Repeatable

There is a special type of meta job called repeatable. These jobs are special in the sense that even though you only add one job to the queue, they will keep repeating according to a predefined schedule.

Every time a repeatable job is picked up for processing, the next repeatable job is added to the queue with a proper delay. Repeatable jobs are thus nothing more than delayed jobs that are added to the queue according to some settings.

Repeatable jobs are just delayed jobs, therefore you also need a QueueScheduler instance to schedule the jobs accordingly.

There are two ways to specify a repeatable's job repetition pattern, either with a cron expression (using cron-parser's "unix cron w/ optional seconds" format), or specifying a fix amount of milliseconds between repetitions.

import { Queue, QueueScheduler } from 'bullmq'
const myQueueScheduler = new QueueScheduler('Paint');
const myQueue = new Queue('Paint');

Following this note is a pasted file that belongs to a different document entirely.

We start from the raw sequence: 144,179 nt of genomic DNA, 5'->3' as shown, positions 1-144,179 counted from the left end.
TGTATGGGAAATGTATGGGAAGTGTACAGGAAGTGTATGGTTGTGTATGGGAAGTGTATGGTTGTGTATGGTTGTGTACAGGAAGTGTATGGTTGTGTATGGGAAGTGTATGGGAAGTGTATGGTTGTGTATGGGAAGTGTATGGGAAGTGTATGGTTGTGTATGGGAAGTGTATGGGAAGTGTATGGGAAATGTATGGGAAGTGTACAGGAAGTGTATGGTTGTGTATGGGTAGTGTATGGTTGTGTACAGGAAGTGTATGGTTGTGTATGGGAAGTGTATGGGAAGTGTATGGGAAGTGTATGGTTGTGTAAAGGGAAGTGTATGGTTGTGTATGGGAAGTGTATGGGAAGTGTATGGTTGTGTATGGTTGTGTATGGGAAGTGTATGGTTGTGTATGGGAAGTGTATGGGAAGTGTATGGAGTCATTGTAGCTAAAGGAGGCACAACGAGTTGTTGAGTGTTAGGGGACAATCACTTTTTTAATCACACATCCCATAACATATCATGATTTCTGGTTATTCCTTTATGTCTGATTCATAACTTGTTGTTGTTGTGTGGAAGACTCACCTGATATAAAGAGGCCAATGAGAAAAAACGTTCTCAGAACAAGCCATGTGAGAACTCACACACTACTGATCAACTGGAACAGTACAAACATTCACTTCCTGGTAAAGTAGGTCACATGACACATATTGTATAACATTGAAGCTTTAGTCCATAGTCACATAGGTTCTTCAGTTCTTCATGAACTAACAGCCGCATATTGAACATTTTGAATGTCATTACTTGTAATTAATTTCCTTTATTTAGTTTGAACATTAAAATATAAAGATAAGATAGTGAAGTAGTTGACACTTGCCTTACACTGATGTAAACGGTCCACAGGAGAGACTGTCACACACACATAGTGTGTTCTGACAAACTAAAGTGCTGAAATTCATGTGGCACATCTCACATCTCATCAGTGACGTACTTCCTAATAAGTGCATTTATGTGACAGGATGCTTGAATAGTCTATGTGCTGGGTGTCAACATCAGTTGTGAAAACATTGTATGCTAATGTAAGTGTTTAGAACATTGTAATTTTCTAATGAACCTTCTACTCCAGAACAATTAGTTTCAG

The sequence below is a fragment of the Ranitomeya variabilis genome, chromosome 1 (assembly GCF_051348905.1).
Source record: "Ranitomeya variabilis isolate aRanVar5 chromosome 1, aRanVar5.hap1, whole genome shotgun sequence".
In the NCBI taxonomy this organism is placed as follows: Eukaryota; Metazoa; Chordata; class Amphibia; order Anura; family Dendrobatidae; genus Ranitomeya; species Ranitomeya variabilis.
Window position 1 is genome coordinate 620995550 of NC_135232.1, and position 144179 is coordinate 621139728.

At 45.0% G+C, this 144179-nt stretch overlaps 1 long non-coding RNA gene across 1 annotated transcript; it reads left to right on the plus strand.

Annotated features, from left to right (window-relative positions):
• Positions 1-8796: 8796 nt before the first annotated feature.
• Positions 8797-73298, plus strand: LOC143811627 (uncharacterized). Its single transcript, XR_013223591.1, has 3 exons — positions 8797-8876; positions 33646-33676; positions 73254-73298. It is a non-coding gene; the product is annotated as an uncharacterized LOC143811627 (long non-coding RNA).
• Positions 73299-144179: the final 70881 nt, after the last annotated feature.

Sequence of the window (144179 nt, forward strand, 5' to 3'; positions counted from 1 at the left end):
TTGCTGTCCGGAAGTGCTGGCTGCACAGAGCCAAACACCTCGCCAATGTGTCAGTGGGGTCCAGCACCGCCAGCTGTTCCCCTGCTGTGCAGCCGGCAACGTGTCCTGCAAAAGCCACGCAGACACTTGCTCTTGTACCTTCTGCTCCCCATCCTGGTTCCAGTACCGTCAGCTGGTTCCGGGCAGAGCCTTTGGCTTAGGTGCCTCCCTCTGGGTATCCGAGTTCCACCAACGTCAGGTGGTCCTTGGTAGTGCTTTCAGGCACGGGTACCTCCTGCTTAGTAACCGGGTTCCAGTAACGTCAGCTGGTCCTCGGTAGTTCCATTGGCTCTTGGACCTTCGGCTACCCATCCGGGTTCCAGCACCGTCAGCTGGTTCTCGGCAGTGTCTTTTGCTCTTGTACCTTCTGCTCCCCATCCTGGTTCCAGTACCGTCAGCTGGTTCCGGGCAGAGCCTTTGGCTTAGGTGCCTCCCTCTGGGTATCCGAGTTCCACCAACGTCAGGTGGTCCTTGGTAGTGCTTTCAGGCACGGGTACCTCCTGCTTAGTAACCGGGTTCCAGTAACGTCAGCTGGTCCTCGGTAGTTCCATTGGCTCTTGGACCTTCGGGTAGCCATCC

// Repeat job once every day at 3:15 (am)
await myQueue.add('submarine', { color: 'yellow' },
{
repeat: {
cron: '15 3 * * *'
}
});
// Repeat job every 10 seconds but no more than 100 times
await myQueue.add('bird', { color: 'bird' },
{
repeat: {
every: 10000,
limit: 100
}
});

There are some important considerations regarding repeatable jobs:

  • Bull is smart enough not to add the same repeatable job if the repeat options are the same.

  • If there are no workers running, repeatable jobs will not accumulate next time a worker is online.

  • repeatable jobs can be removed using the removeRepeatable method.

Slow repeatable jobs

It is worth to mention the case where the repeatable frequency is larger than the time it takes to process a job.

For instance, let's say that you have a job that is repeated every second, but the process of the job itself takes 5 seconds. As explained above, repeatable jobs are just delayed jobs, so this means that the next repeatable job will be added as soon as the next job is starting to be processed.

In this particular example, the worker will pick up the next job and also add the next repeatable job delayed 1 second since that is the repeatable interval. The worker will require 5 seconds to process the job, and if there is only 1 worker available then the next job will need to wait a full 5 seconds before it can be processed.

On the other hand, if there were 5 workers available, then they will most likely be able to process all the repeatable jobs with the desired frequency of one job per second.